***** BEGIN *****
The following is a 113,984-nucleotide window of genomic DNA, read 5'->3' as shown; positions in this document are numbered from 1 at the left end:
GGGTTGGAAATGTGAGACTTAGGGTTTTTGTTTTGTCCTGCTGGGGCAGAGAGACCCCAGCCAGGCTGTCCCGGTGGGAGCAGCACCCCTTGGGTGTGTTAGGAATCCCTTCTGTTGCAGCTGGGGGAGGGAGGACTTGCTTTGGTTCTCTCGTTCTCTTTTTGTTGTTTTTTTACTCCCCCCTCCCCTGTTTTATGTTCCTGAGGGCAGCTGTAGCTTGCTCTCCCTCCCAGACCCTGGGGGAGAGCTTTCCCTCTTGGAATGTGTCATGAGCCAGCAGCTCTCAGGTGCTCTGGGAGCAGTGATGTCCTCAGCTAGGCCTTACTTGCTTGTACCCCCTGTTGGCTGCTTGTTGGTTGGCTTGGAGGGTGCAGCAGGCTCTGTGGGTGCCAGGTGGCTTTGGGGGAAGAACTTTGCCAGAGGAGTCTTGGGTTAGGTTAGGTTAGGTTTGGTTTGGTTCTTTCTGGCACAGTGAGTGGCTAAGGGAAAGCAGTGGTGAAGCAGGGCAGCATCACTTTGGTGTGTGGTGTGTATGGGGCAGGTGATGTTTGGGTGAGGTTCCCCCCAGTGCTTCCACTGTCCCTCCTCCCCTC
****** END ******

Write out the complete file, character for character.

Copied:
The following is a 113,984-nucleotide window of genomic DNA, read 5'->3' as shown; positions in this document are numbered from 1 at the left end:
GGGTTGGAAATGTGAGACTTAGGGTTTTTGTTTTGTCCTGCTGGGGCAGAGAGACCCCAGCCAGGCTGTCCCGGTGGGAGCAGCACCCCTTGGGTGTGTTAGGAATCCCTTCTGTTGCAGCTGGGGGAGGGAGGACTTGCTTTGGTTCTCTCGTTCTCTTTTTGTTGTTTTTTTACTCCCCCCTCCCCTGTTTTATGTTCCTGAGGGCAGCTGTAGCTTGCTCTCCCTCCCAGACCCTGGGGGAGAGCTTTCCCTCTTGGAATGTGTCATGAGCCAGCAGCTCTCAGGTGCTCTGGGAGCAGTGATGTCCTCAGCTAGGCCTTACTTGCTTGTACCCCCTGTTGGCTGCTTGTTGGTTGGCTTGGAGGGTGCAGCAGGCTCTGTGGGTGCCAGGTGGCTTTGGGGGAAGAACTTTGCCAGAGGAGTCTTGGGTTAGGTTAGGTTAGGTTTGGTTTGGTTCTTTCTGGCACAGTGAGTGGCTAAGGGAAAGCAGTGGTGAAGCAGGGCAGCATCACTTTGGTGTGTGGTGTGTATGGGGCAGGTGATGTTTGGGTGAGGTTCCCCCCAGTGCTTCCACTGTCCCTCCTCCCCTC